TCL 10L Review: Highs and lows of a $249 phone
How much can you expect from a new smartphone like the TCL 10L, when it costs just $249? Even before Apple pushed its flagship iPhones through the four-digit price barrier, most of the attention was being paid to the high end of the device world: that, after all, is where the juiciest, most bleeding-edge tech resides.
At this precarious point in 2020, though, the idea of spending $1k+ on a new phone suddenly feels wantonly profligate. Not for nothing was the $399 iPhone SE so hotly anticipated, or is the Pixel 4a so eagerly awaited. That’s not to say there’s no market out there for compelling flagships, but it does open up a new audience to phone-makers like TCL.
TCL may not be a household name at this point, at least not in smartphones, but that’s not to say it hasn’t got serious experience there. As well as providing white-label handsets for carriers for many years, it’s also the company behind Alcatel, Palm, and until recently BlackBerry smartphones. The 10L – along with the 10 Pro and 10 5G – mark its attempt to break into the mainstream, and it’s not doing it by halves.
Display and Design
If you already have a TCL product, it might very well be a TV. The company is one of the few out there still making its own panels, both large for the living room, and small for smartphones and tablets. Doing it that way, TCL says, it can give you more screen for your money.
The 10L misses out on the AMOLED panels that its more expensive siblings enjoy, and instead has a 6.53-inch LCD panel running at 2340 x 1080 resolution. It’s protected with Gorilla Glass 3, and TCL says it clocks in at 450 nits of brightness. The bezels around it are slimmer than you might expect for a phone of this price, at least on the sides; they’re a bit thicker at the bottom, but nothing to be ashamed of.
It’s a good screen, if not a great one. Solid colors, bright enough indoors but not so much in direct sunlight. TCL’s NXTVISION enhancement promises SDR to HDR upscaling and photos and video that are easier on the eye; leave it turned on, because things get a little drab without it. You’ll get better blacks with an OLED panel, but then again you’re also only paying $249. I think, for the price, what TCL is offering is plenty.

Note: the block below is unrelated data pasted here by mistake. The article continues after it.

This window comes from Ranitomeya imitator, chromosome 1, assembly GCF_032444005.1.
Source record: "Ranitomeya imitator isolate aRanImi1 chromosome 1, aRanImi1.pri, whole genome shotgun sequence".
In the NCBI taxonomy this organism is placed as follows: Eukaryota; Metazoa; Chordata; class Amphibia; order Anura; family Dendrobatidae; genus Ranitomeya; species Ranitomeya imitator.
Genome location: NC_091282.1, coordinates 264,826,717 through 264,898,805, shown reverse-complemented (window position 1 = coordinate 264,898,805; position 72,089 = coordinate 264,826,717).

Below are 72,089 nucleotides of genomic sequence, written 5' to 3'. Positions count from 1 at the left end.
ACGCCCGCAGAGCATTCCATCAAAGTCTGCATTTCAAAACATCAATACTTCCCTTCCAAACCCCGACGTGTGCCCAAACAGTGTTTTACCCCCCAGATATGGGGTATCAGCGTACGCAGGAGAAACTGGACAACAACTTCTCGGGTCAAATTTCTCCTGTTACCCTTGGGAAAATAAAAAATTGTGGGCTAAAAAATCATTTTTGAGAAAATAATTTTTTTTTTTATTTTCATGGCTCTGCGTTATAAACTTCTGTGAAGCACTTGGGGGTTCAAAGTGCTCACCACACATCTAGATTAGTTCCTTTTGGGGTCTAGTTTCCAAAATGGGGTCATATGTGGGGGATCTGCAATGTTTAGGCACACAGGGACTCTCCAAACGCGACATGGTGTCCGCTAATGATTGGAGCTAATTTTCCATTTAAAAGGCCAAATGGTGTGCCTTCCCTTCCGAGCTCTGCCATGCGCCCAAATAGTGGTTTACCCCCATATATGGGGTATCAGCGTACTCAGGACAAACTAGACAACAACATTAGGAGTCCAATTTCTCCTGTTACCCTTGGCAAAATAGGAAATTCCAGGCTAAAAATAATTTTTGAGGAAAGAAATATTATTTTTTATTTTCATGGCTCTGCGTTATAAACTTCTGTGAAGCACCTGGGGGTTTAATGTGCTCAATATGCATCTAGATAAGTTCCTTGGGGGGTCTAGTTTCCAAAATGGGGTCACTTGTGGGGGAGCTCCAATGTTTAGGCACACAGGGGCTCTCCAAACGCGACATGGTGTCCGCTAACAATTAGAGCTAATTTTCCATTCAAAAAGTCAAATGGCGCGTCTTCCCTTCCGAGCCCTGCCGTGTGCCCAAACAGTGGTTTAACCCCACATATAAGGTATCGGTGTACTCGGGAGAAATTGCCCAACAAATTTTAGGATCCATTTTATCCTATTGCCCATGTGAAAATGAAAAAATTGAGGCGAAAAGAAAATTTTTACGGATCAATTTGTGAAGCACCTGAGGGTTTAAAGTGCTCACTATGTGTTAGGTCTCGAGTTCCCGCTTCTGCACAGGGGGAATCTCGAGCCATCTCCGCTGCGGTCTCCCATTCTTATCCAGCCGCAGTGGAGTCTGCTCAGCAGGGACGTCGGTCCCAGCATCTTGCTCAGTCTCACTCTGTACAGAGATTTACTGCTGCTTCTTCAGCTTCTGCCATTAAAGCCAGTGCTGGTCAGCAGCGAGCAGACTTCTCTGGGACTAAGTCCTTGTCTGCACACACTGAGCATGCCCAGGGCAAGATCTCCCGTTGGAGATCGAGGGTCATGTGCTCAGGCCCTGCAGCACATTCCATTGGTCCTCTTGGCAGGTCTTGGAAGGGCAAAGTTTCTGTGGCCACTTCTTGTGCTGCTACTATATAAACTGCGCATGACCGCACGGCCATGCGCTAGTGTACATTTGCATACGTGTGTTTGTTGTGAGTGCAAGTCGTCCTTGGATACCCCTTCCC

There’s definitely a plastic feel when you hold the 10L. It’s a light phone, at 180g, but the rear panel lacks the premium touch of a glass or metal handset. It picks up smudges and greasy fingerprints very easily, too, particularly on the back when your finger is hunting for the fingerprint sensor there. Maybe it’s the shape of the sides, too, but it feels somehow thicker than its actual 8.4mm dimensions. There’s no waterproofing, either.
Performance and Software
TCL doesn’t make its own smartphone chips, and so the 10L gets Qualcomm’s Snapdragon 665 with 6GB of memory. Unsurprisingly, that isn’t going to be as fast as an 8-series or 7-series chipset.
In Geekbench 5, the reality comes clear. The 10L scored 312 in the single-core test, and 1378 in the multi-core; it scored 366 in the OpenCL test. By way of contrast, last year’s Pixel 3a with its Snapdragon 670 and 4GB of memory scored 344 on the Geekbench 5 single-core test, and 1294 on the multi-core.
Day to day, the extra RAM shoulders those moments where the CPU is lacking. I’m not going to tell you that the TCL 10L is whippet-fast, but it’ll multi-task Android 10 and run all your everyday apps. Gaming? Plan on spending some more money.
Somewhere it’s clear some cost-cutting went on is in the haptics, the 10L buzzing like a wasp in a thimble. I also wish TCL would commit to more than just one major OS update: you’ll get Android 11, but the company isn’t promising anything about beyond that and “consistent” Android security patches. I’d feel more reassured recommending it to people if I knew they’d at least get two years of major updates.
TCL loads its own TCL UI on top of Android, for better and for worse. I like the customizable Smart Key on the side, which can be set to trigger the Google Assistant, open an app, launch the camera or flashlight, or other features. You get three choices, too, for single, double, and long press.